In due course, the defendants issued a subpoena duces tecum to AKOO, by Martin Brecker, on June 30, 1995. AKOO immediately objected. The defendants then moved to compel compliance with the subpoena in this Court, and after some legal skirmishing among the parties, narrowed their request to documents concerning management incentives, such as bonuses, success fees or equity participations, under the debtor's plan. AKOO eventually produced a privilege log identifying four documents it maintained were attorney work product, but thereafter withdrew the claim as to one of them, leaving only three. AKOO also supplemented the privilege log with the Affidavit of Martin Brecker, sworn to June 6, 1996 ("Brecker Aff.".)
Two depositions that took place during this adversary proceeding bear directly on the work product issue. In March, 1994, the parties deposed Martin Brecker. At his deposition ("Brecker Dep."), Brecker said, among other things, that he wanted to discover the identity of Investcorp's investors, including whether they were part of Circle K's management, because it might help the Committee in its litigation. ( Id. at 17.) He also testified that he was interested in learning if the investors included members of management because he believed that the purchase price was inadequate and he was looking for reasons why the company was willing to accept such a low price. ( Id. at 18.) Finally, he stated that he was concerned because the bondholders were getting nothing under the plan, and he was looking for reasons why management was willing to sell the business for such a low price. ( Id.) The defendants point to this testimony as a waiver of the work product privilege concerning management incentives and their connection to the allegedly inadequate sale price.
The defendants also deposed Jerry Krim. Krim is a former debenture holder who has intervened in this adversary proceeding, and is seeking to represent a class of debenture holders. At his March 1996 deposition ("Krim Dep."), Krim testified about certain conversations he had with AKOO attorneys during the Circle K proceedings and prior to the confirmation of the debtor's plan. He stated that he did not retain a personal attorney to represent him in connection with the bankruptcy case ( Id. at 38.) To keep abreast, he spoke to Committee counsel, but does not remember the name of the attorneys. ( Id. at 42.) He called several times, and was referred to a woman attorney, but he does not remember her name. ( Id. at 43.) He asked her to keep him apprised of the details of the case. ( Id. at 44.)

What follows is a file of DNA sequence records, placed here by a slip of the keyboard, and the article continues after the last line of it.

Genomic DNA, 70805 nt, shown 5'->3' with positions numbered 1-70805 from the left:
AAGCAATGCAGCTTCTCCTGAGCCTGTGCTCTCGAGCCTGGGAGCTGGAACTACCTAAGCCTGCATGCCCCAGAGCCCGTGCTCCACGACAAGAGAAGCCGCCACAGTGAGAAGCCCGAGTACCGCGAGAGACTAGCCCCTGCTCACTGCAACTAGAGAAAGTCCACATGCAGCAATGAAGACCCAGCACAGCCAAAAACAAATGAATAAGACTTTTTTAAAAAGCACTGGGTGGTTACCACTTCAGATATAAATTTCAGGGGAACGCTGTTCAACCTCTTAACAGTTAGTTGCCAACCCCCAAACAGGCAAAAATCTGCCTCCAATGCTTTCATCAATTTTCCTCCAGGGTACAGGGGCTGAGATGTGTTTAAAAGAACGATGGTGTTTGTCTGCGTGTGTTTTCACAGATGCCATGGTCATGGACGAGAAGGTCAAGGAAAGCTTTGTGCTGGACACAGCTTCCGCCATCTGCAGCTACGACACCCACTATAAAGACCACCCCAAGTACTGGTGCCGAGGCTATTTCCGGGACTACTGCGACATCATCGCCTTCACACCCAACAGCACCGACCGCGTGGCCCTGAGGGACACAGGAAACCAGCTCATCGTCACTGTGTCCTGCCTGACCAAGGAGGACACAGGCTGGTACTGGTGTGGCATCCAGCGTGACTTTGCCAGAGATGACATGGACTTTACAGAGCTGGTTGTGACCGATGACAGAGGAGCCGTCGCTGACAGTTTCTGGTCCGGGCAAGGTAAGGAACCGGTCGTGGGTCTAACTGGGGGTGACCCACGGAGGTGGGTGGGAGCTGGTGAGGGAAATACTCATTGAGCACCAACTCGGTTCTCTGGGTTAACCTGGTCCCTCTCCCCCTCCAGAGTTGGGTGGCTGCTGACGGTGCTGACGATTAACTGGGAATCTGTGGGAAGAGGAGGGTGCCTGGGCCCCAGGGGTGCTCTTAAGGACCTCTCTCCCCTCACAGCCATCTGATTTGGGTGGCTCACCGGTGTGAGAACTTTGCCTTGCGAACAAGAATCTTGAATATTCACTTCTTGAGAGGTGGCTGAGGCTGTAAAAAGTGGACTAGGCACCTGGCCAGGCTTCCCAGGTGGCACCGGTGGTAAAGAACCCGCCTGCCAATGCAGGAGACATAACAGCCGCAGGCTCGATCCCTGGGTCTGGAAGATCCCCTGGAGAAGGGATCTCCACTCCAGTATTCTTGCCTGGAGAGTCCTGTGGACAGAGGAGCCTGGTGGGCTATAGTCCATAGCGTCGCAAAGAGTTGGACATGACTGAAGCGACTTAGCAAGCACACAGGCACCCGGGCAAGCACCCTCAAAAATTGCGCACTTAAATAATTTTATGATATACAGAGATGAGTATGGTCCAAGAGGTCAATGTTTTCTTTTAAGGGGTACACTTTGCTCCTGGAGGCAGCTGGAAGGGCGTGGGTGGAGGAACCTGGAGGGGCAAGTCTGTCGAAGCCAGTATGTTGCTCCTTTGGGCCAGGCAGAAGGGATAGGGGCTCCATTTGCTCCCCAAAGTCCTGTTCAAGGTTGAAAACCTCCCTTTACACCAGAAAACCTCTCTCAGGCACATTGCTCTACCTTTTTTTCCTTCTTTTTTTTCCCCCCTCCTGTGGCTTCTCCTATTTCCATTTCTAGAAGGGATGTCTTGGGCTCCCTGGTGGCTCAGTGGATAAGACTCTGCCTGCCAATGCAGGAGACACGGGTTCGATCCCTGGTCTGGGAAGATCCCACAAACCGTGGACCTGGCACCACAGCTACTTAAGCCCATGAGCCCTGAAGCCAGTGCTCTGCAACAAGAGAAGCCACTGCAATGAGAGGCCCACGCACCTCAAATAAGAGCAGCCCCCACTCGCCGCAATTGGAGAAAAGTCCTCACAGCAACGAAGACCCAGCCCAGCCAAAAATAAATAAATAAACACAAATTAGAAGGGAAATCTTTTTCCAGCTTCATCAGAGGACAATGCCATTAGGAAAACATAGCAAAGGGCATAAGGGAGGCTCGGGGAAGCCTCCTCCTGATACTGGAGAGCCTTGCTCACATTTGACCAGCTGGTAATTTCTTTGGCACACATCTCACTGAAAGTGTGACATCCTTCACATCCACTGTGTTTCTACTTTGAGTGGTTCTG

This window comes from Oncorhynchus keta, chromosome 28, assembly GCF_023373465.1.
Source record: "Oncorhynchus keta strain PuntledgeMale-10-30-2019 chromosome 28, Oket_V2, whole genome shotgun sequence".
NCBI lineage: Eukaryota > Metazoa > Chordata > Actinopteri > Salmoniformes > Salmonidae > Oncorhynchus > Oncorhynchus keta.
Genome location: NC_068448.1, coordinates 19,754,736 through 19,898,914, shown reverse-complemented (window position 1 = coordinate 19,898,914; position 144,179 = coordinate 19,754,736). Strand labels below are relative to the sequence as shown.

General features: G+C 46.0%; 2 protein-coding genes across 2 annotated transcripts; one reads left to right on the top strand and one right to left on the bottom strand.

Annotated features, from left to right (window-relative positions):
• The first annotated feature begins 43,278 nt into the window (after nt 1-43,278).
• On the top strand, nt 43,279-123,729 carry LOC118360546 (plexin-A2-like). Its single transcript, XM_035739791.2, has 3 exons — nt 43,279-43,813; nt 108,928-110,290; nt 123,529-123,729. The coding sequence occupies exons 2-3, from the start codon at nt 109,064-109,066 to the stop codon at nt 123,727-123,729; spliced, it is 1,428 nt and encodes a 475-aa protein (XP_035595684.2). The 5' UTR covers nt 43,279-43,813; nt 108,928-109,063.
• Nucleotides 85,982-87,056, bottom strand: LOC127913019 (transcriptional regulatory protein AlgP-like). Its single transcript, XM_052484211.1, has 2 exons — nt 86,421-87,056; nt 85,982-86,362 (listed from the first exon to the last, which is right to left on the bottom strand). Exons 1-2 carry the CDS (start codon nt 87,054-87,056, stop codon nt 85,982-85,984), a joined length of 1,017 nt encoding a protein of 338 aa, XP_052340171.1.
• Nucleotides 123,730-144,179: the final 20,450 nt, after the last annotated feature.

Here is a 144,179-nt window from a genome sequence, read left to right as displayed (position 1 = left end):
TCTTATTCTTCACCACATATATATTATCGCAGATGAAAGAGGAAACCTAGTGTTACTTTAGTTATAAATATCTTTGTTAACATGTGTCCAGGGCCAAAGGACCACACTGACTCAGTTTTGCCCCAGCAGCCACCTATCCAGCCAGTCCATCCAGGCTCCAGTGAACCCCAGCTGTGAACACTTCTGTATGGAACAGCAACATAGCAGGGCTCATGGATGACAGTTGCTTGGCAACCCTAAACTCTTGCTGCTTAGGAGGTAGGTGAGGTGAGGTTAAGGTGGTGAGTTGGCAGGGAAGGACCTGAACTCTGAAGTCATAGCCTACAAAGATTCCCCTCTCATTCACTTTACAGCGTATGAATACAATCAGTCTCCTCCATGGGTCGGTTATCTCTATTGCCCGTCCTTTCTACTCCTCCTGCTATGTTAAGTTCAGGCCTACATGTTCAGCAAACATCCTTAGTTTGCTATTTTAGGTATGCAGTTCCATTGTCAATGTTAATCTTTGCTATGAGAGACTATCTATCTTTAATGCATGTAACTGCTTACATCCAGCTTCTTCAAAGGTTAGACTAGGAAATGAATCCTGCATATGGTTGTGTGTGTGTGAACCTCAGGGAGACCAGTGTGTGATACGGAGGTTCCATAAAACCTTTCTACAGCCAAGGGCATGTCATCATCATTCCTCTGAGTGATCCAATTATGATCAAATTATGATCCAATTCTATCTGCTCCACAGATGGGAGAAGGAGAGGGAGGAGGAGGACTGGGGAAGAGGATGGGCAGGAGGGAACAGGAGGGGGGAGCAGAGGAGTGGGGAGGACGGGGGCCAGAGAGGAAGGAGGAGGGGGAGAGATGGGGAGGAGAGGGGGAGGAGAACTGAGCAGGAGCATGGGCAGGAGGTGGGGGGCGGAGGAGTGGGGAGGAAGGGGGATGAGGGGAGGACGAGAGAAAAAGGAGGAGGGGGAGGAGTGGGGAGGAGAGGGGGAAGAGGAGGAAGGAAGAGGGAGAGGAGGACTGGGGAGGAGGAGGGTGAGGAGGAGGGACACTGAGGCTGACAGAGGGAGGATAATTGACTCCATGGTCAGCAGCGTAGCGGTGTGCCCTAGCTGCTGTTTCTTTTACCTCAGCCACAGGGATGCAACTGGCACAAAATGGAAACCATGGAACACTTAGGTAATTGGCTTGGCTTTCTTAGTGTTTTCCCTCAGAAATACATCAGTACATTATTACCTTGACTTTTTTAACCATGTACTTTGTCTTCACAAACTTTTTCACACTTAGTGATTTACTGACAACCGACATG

At one point, the AKOO attorney told Krim "that they had an expert that evaluated the value of the — franchise, and it was much higher than the Court was placing on it." ( Id.) She also told him that in her opinion, the auction was not a true auction ( id. at 45), and discouraged others from bidding. ( Id. at 47.) She and Krim never discussed Circle K's management's attitude toward the auction, the bidders or the bondholders. ( Id. at 45-46.) The defendants point to the original conversations, and to Krim's testimony about those conversations, as additional grounds to find a waiver.
The work-product rule is a qualified privilege codified in Rule 26(b)(3) of the Federal Rules of Civil Procedure. Upjohn Co. v. United States, 449 U.S. 383, 398, 101 S.Ct. 677, 687, 66 L.Ed.2d 584 (1981); Bowne of New York City, Inc. v. AmBase Corp., 150 F.R.D. 465, 471 (S.D.N.Y. 1993). First recognized by the Supreme Court in the landmark decision of Hickman v. Taylor, 329 U.S. 495, 67 S.Ct. 385, 91 L.Ed. 451 (1947), the doctrine "shelters the mental processes of the attorney, providing a privileged area within which he can prepare his client's case." United States v. Nobles, 422 U.S. 225, 238, 95 S.Ct. 2160, 2170, 45 L.Ed.2d 141 (1975). The immunity applies both to the tangible work product and deposition testimony concerning the substance of that work product. Bowne of New York City, Inc. v. AmBase Corp., 150 F.R.D. at 471.
Rule 26(b)(3) provides, in pertinent part, as follows:
[A] party may obtain discovery of documents and tangible things otherwise discoverable . . . and prepared in anticipation of litigation or for trial by or for another party or by or for that other party's representative . . . only upon a showing that the party seeking discovery has substantial need of the materials in the preparation of the party's case and that the party is unable without undue hardship to obtain the substantial equivalent of the materials by other means. In ordering discovery of such materials when the required showing has been made, the court shall protect against disclosure of the mental impressions, conclusions, opinions, or legal theories of an attorney or other representative of a party concerning the litigation.
The work product doctrine represents a balance struck between the right to know and the lawyer's ability to prepare his case:
Inherent in recognition of a privilege for attorney work product is a judgment that society's interest in ferreting out the truth through litigation will not best be served by exposing a party's case to impeachment by documents reflecting the opinions or preliminary evaluations of its counsel, even if the party's position in court is inconsistent with counsel's private thoughts.